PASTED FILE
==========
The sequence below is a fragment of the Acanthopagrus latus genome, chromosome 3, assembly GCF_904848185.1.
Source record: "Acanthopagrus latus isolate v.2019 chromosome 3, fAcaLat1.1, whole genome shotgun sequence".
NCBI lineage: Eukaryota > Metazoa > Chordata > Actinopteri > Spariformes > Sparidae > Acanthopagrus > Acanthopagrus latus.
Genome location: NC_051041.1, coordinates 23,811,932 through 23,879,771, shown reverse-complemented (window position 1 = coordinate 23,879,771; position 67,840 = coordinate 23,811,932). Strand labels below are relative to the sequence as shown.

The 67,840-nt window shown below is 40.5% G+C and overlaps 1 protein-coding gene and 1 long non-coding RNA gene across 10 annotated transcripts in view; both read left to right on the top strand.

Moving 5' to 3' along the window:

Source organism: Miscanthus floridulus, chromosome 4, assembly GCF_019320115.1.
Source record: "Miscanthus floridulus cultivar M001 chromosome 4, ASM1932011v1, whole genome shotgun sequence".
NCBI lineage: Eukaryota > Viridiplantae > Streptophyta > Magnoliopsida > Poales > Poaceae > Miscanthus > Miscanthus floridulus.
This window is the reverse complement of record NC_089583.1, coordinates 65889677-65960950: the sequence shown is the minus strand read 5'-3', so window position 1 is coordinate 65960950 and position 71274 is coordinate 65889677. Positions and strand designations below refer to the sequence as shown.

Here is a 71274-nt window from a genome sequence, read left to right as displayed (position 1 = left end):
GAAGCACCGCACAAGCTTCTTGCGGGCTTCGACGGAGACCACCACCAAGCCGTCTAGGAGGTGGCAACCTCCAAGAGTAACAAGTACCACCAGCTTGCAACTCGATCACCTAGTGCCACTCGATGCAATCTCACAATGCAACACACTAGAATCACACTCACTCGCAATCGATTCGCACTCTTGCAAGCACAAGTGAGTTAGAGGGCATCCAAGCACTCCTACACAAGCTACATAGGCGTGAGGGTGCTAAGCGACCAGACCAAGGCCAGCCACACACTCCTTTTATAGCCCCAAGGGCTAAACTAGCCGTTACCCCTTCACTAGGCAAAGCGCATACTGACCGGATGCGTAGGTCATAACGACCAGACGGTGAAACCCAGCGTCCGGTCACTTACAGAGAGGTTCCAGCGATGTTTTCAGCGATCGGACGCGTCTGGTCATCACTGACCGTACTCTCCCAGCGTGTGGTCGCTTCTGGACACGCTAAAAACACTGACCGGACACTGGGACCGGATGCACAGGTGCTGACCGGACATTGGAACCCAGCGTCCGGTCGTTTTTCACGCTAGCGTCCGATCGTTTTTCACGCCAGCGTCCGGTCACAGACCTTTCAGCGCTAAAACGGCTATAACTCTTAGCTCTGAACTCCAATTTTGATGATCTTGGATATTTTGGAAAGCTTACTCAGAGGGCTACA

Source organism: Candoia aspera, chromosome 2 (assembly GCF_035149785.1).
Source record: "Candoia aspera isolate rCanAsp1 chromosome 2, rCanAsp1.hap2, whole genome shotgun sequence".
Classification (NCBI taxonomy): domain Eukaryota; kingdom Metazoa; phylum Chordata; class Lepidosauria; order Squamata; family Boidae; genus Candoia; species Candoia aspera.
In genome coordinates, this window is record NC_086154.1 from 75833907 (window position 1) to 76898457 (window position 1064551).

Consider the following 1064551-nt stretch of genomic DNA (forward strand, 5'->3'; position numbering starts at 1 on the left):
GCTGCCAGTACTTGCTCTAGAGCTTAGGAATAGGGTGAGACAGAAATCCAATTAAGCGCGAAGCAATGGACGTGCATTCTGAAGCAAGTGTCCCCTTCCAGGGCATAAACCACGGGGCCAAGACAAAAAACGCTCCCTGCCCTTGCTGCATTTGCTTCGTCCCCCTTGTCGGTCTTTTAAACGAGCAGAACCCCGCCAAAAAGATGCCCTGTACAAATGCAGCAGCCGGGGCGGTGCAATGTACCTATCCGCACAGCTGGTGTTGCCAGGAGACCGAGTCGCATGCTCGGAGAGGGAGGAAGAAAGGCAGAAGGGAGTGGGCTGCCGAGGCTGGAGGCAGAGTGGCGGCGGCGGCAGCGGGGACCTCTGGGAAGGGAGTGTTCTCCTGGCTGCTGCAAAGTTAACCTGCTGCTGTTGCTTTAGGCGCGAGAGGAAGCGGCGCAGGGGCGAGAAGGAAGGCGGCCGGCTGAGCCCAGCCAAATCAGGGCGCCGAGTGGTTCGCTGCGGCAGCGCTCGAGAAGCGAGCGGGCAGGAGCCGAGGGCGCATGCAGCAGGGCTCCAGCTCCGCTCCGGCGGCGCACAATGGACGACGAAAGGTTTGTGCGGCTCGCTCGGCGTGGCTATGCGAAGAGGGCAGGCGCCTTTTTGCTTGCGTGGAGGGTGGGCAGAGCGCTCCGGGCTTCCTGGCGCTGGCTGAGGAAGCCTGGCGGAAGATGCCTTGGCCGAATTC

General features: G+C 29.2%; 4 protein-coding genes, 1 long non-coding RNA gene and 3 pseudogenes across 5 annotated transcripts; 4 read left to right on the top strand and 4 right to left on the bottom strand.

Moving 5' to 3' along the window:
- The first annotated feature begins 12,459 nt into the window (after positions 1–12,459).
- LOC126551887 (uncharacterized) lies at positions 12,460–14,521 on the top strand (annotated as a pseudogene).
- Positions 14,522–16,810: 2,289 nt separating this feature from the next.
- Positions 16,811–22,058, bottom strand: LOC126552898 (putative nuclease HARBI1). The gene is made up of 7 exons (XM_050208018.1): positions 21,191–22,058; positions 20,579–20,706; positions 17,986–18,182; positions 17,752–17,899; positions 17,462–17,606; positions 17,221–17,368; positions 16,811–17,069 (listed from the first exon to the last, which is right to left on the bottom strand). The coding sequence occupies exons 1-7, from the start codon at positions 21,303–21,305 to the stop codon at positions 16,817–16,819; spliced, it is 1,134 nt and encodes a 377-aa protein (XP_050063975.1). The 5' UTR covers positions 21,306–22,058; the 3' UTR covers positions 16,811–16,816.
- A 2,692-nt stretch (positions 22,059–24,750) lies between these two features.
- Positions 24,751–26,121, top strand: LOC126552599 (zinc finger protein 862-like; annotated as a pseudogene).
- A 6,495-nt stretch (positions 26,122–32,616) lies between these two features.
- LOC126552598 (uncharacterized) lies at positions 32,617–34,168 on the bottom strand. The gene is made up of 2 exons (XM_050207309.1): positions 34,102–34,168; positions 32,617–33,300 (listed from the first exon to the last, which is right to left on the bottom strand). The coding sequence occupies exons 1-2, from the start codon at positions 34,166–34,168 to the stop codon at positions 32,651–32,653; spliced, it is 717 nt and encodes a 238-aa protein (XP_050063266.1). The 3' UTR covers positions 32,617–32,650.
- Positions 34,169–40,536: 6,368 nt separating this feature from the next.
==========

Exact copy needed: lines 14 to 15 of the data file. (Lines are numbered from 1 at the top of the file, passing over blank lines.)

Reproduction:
Source record: "Candoia aspera isolate rCanAsp1 chromosome 2, rCanAsp1.hap2, whole genome shotgun sequence".
Classification (NCBI taxonomy): domain Eukaryota; kingdom Metazoa; phylum Chordata; class Lepidosauria; order Squamata; family Boidae; genus Candoia; species Candoia aspera.